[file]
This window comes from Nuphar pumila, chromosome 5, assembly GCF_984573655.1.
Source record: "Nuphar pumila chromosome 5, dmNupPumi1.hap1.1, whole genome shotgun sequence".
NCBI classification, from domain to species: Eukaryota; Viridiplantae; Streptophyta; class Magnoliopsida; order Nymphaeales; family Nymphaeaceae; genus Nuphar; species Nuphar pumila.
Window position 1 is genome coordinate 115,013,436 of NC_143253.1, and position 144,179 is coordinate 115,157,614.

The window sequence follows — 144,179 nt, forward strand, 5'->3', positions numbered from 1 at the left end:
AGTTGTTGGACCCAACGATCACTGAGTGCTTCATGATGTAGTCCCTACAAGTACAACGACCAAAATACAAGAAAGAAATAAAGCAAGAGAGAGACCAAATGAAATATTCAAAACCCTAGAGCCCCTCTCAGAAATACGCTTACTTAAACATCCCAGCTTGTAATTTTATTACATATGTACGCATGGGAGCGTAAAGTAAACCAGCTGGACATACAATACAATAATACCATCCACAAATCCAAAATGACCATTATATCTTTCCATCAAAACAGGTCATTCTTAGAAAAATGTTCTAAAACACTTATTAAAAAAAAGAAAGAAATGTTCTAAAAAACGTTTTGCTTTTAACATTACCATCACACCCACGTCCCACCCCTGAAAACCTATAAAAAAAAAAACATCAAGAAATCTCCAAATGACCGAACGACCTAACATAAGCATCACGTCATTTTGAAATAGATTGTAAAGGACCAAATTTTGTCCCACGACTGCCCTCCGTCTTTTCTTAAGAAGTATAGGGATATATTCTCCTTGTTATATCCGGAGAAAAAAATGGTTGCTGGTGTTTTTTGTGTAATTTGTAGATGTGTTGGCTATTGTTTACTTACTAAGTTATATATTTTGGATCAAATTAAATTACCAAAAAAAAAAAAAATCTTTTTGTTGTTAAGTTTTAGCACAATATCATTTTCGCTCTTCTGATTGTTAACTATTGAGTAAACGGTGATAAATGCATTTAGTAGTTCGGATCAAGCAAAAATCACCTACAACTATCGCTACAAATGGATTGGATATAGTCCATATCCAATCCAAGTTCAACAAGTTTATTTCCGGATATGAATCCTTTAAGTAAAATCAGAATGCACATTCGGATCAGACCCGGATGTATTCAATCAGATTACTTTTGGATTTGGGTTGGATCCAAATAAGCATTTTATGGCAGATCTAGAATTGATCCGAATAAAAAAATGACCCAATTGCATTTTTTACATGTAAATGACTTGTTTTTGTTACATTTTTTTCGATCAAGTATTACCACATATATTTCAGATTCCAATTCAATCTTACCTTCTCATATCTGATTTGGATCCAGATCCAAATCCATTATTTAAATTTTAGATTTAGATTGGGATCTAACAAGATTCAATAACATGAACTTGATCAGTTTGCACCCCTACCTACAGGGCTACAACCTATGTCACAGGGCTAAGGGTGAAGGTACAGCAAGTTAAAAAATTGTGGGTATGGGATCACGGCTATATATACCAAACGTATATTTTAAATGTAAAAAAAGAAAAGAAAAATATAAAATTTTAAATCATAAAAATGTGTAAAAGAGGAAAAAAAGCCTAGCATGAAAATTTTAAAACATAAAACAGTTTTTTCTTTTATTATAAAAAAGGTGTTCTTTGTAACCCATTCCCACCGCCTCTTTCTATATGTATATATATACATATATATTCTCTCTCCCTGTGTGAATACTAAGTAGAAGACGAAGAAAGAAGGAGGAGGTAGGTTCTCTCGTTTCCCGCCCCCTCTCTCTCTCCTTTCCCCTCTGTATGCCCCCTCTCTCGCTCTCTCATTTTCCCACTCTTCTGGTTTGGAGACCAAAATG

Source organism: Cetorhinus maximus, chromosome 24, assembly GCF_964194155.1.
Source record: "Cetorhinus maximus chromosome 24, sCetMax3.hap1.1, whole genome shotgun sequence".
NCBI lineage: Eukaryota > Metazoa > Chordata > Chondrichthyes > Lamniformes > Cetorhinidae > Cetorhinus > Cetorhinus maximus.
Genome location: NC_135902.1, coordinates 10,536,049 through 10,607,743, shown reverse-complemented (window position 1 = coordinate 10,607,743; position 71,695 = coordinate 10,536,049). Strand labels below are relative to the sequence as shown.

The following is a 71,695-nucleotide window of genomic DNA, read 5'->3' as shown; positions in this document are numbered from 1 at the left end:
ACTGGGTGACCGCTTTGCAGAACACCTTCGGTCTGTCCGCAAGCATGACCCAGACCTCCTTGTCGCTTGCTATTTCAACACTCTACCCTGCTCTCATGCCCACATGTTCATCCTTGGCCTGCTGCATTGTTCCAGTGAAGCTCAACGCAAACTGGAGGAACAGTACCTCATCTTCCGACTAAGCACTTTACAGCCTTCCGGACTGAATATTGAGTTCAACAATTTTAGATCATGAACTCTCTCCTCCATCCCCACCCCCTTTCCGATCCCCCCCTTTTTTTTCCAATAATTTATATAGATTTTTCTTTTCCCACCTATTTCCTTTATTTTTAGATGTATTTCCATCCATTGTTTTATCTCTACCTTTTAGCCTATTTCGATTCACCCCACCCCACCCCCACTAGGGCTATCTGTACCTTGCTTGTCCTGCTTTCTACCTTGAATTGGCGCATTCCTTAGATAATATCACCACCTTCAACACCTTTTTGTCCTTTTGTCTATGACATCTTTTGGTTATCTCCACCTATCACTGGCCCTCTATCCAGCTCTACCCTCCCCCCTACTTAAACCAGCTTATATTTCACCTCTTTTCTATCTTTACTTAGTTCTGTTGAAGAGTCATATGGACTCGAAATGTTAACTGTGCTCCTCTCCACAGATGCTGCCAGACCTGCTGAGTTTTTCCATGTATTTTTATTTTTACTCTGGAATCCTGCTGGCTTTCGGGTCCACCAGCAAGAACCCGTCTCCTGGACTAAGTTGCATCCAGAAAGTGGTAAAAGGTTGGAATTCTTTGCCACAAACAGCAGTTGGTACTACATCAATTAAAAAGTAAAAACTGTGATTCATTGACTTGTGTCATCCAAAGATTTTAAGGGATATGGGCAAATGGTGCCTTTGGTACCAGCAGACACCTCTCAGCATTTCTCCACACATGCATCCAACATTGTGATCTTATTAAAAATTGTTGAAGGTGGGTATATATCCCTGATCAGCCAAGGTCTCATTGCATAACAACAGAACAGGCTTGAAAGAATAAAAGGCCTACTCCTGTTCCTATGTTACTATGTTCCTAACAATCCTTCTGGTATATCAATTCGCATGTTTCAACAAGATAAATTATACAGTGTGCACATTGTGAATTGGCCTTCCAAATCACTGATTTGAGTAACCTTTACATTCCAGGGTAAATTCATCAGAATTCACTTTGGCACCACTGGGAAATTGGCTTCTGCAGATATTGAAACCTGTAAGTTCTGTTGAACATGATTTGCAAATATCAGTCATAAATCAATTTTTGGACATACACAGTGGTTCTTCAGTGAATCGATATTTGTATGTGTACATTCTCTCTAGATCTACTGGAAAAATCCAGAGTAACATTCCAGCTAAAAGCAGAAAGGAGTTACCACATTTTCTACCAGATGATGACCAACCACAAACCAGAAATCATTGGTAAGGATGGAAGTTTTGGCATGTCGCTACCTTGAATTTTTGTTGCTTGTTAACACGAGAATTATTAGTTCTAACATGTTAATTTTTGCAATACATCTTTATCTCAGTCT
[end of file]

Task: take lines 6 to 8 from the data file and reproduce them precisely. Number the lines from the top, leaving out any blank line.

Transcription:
AGTTGTTGGACCCAACGATCACTGAGTGCTTCATGATGTAGTCCCTACAAGTACAACGACCAAAATACAAGAAAGAAATAAAGCAAGAGAGAGACCAAATGAAATATTCAAAACCCTAGAGCCCCTCTCAGAAATACGCTTACTTAAACATCCCAGCTTGTAATTTTATTACATATGTACGCATGGGAGCGTAAAGTAAACCAGCTGGACATACAATACAATAATACCATCCACAAATCCAAAATGACCATTATATCTTTCCATCAAAACAGGTCATTCTTAGAAAAATGTTCTAAAACACTTATTAAAAAAAAGAAAGAAATGTTCTAAAAAACGTTTTGCTTTTAACATTACCATCACACCCACGTCCCACCCCTGAAAACCTATAAAAAAAAAAACATCAAGAAATCTCCAAATGACCGAACGACCTAACATAAGCATCACGTCATTTTGAAATAGATTGTAAAGGACCAAATTTTGTCCCACGACTGCCCTCCGTCTTTTCTTAAGAAGTATAGGGATATATTCTCCTTGTTATATCCGGAGAAAAAAATGGTTGCTGGTGTTTTTTGTGTAATTTGTAGATGTGTTGGCTATTGTTTACTTACTAAGTTATATATTTTGGATCAAATTAAATTACCAAAAAAAAAAAAAATCTTTTTGTTGTTAAGTTTTAGCACAATATCATTTTCGCTCTTCTGATTGTTAACTATTGAGTAAACGGTGATAAATGCATTTAGTAGTTCGGATCAAGCAAAAATCACCTACAACTATCGCTACAAATGGATTGGATATAGTCCATATCCAATCCAAGTTCAACAAGTTTATTTCCGGATATGAATCCTTTAAGTAAAATCAGAATGCACATTCGGATCAGACCCGGATGTATTCAATCAGATTACTTTTGGATTTGGGTTGGATCCAAATAAGCATTTTATGGCAGATCTAGAATTGATCCGAATAAAAAAATGACCCAATTGCATTTTTTACATGTAAATGACTTGTTTTTGTTACATTTTTTTCGATCAAGTATTACCACATATATTTCAGATTCCAATTCAATCTTACCTTCTCATATCTGATTTGGATCCAGATCCAAATCCATTATTTAAATTTTAGATTTAGATTGGGATCTAACAAGATTCAATAACATGAACTTGATCAGTTTGCACCCCTACCTACAGGGCTACAACCTATGTCACAGGGCTAAGGGTGAAGGTACAGCAAGTTAAAAAATTGTGGGTATGGGATCACGGCTATATATACCAAACGTATATTTTAAATGTAAAAAAAGAAAAGAAAAATATAAAATTTTAAATCATAAAAATGTGTAAAAGAGGAAAAAAAGCCTAGCATGAAAATTTTAAAACATAAAACAGTTTTTTCTTTTATTATAAAAAAGGTGTTCTTTGTAACCCATTCCCACCGCCTCTTTCTATATGTATATATATACATATATATTCTCTCTCCCTGTGTGAATACTAAGTAGAAGACGAAGAAAGAAGGAGGAGGTAGGTTCTCTCGTTTCCCGCCCCCTCTCTCTCTCCTTTCCCCTCTGTATGCCCCCTCTCTCGCTCTCTCATTTTCCCACTCTTCTGGTTTGGAGACCAAAATG

Source organism: Cetorhinus maximus, chromosome 24, assembly GCF_964194155.1.
Source record: "Cetorhinus maximus chromosome 24, sCetMax3.hap1.1, whole genome shotgun sequence".